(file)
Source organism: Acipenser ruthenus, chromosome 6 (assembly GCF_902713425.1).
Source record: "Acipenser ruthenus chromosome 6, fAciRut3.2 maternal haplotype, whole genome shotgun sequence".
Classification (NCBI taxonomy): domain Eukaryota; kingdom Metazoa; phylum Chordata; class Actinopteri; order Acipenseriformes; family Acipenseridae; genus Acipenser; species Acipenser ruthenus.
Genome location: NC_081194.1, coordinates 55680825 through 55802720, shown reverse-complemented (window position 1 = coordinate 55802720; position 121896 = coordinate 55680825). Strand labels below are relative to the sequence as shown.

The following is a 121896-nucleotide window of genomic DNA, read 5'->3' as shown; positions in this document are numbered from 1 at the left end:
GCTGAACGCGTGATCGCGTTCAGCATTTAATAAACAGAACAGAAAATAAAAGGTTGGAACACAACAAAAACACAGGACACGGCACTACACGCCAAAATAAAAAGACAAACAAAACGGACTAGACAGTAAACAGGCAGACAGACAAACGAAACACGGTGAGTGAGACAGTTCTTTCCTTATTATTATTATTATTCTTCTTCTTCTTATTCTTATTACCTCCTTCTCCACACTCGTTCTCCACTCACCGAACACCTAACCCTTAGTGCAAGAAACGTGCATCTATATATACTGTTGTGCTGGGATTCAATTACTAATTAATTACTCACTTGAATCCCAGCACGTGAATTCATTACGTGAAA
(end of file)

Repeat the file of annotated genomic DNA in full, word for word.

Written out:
Source organism: Acipenser ruthenus, chromosome 6 (assembly GCF_902713425.1).
Source record: "Acipenser ruthenus chromosome 6, fAciRut3.2 maternal haplotype, whole genome shotgun sequence".
Classification (NCBI taxonomy): domain Eukaryota; kingdom Metazoa; phylum Chordata; class Actinopteri; order Acipenseriformes; family Acipenseridae; genus Acipenser; species Acipenser ruthenus.
Genome location: NC_081194.1, coordinates 55680825 through 55802720, shown reverse-complemented (window position 1 = coordinate 55802720; position 121896 = coordinate 55680825). Strand labels below are relative to the sequence as shown.

The following is a 121896-nucleotide window of genomic DNA, read 5'->3' as shown; positions in this document are numbered from 1 at the left end:
GCTGAACGCGTGATCGCGTTCAGCATTTAATAAACAGAACAGAAAATAAAAGGTTGGAACACAACAAAAACACAGGACACGGCACTACACGCCAAAATAAAAAGACAAACAAAACGGACTAGACAGTAAACAGGCAGACAGACAAACGAAACACGGTGAGTGAGACAGTTCTTTCCTTATTATTATTATTATTCTTCTTCTTCTTATTCTTATTACCTCCTTCTCCACACTCGTTCTCCACTCACCGAACACCTAACCCTTAGTGCAAGAAACGTGCATCTATATATACTGTTGTGCTGGGATTCAATTACTAATTAATTACTCACTTGAATCCCAGCACGTGAATTCATTACGTGAAA